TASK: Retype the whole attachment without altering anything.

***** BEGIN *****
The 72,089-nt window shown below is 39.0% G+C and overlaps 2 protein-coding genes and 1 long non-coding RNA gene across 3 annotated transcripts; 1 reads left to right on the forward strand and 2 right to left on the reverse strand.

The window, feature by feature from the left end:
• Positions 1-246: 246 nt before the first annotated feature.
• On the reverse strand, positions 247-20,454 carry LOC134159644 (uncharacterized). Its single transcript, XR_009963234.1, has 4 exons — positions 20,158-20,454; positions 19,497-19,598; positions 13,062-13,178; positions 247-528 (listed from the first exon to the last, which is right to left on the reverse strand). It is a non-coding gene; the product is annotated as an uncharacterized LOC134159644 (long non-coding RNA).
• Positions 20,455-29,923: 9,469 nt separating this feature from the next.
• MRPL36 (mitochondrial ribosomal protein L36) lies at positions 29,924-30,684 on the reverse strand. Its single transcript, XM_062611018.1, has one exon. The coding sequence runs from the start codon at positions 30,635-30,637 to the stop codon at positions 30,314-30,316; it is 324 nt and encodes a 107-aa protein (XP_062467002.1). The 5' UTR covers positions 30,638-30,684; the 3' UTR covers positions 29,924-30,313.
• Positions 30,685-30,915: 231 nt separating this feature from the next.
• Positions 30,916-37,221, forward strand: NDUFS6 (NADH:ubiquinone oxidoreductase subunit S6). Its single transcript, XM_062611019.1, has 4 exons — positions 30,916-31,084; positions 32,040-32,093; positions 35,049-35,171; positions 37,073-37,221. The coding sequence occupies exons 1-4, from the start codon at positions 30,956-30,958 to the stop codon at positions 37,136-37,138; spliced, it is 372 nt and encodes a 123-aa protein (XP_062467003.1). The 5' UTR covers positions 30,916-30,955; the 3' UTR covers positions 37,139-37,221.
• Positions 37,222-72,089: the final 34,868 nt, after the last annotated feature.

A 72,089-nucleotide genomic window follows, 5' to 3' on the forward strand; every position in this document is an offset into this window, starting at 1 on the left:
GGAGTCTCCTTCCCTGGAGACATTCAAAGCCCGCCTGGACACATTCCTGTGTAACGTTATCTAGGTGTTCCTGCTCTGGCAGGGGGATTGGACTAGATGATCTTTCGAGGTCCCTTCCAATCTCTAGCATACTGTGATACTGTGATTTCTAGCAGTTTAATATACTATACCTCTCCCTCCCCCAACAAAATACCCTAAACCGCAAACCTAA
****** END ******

The 72,089-nt window shown below is 39.0% G+C and overlaps 2 protein-coding genes and 1 long non-coding RNA gene across 3 annotated transcripts; 1 reads left to right on the forward strand and 2 right to left on the reverse strand.

The window, feature by feature from the left end:
• Positions 1-246: 246 nt before the first annotated feature.
• On the reverse strand, positions 247-20,454 carry LOC134159644 (uncharacterized). Its single transcript, XR_009963234.1, has 4 exons — positions 20,158-20,454; positions 19,497-19,598; positions 13,062-13,178; positions 247-528 (listed from the first exon to the last, which is right to left on the reverse strand). It is a non-coding gene; the product is annotated as an uncharacterized LOC134159644 (long non-coding RNA).
• Positions 20,455-29,923: 9,469 nt separating this feature from the next.
• MRPL36 (mitochondrial ribosomal protein L36) lies at positions 29,924-30,684 on the reverse strand. Its single transcript, XM_062611018.1, has one exon. The coding sequence runs from the start codon at positions 30,635-30,637 to the stop codon at positions 30,314-30,316; it is 324 nt and encodes a 107-aa protein (XP_062467002.1). The 5' UTR covers positions 30,638-30,684; the 3' UTR covers positions 29,924-30,313.
• Positions 30,685-30,915: 231 nt separating this feature from the next.
• Positions 30,916-37,221, forward strand: NDUFS6 (NADH:ubiquinone oxidoreductase subunit S6). Its single transcript, XM_062611019.1, has 4 exons — positions 30,916-31,084; positions 32,040-32,093; positions 35,049-35,171; positions 37,073-37,221. The coding sequence occupies exons 1-4, from the start codon at positions 30,956-30,958 to the stop codon at positions 37,136-37,138; spliced, it is 372 nt and encodes a 123-aa protein (XP_062467003.1). The 5' UTR covers positions 30,916-30,955; the 3' UTR covers positions 37,139-37,221.
• Positions 37,222-72,089: the final 34,868 nt, after the last annotated feature.

A 72,089-nucleotide genomic window follows, 5' to 3' on the forward strand; every position in this document is an offset into this window, starting at 1 on the left:
GGAGTCTCCTTCCCTGGAGACATTCAAAGCCCGCCTGGACACATTCCTGTGTAACGTTATCTAGGTGTTCCTGCTCTGGCAGGGGGATTGGACTAGATGATCTTTCGAGGTCCCTTCCAATCTCTAGCATACTGTGATACTGTGATTTCTAGCAGTTTAATATACTATACCTCTCCCTCCCCCAACAAAATACCCTAAACCGCAAACCTAA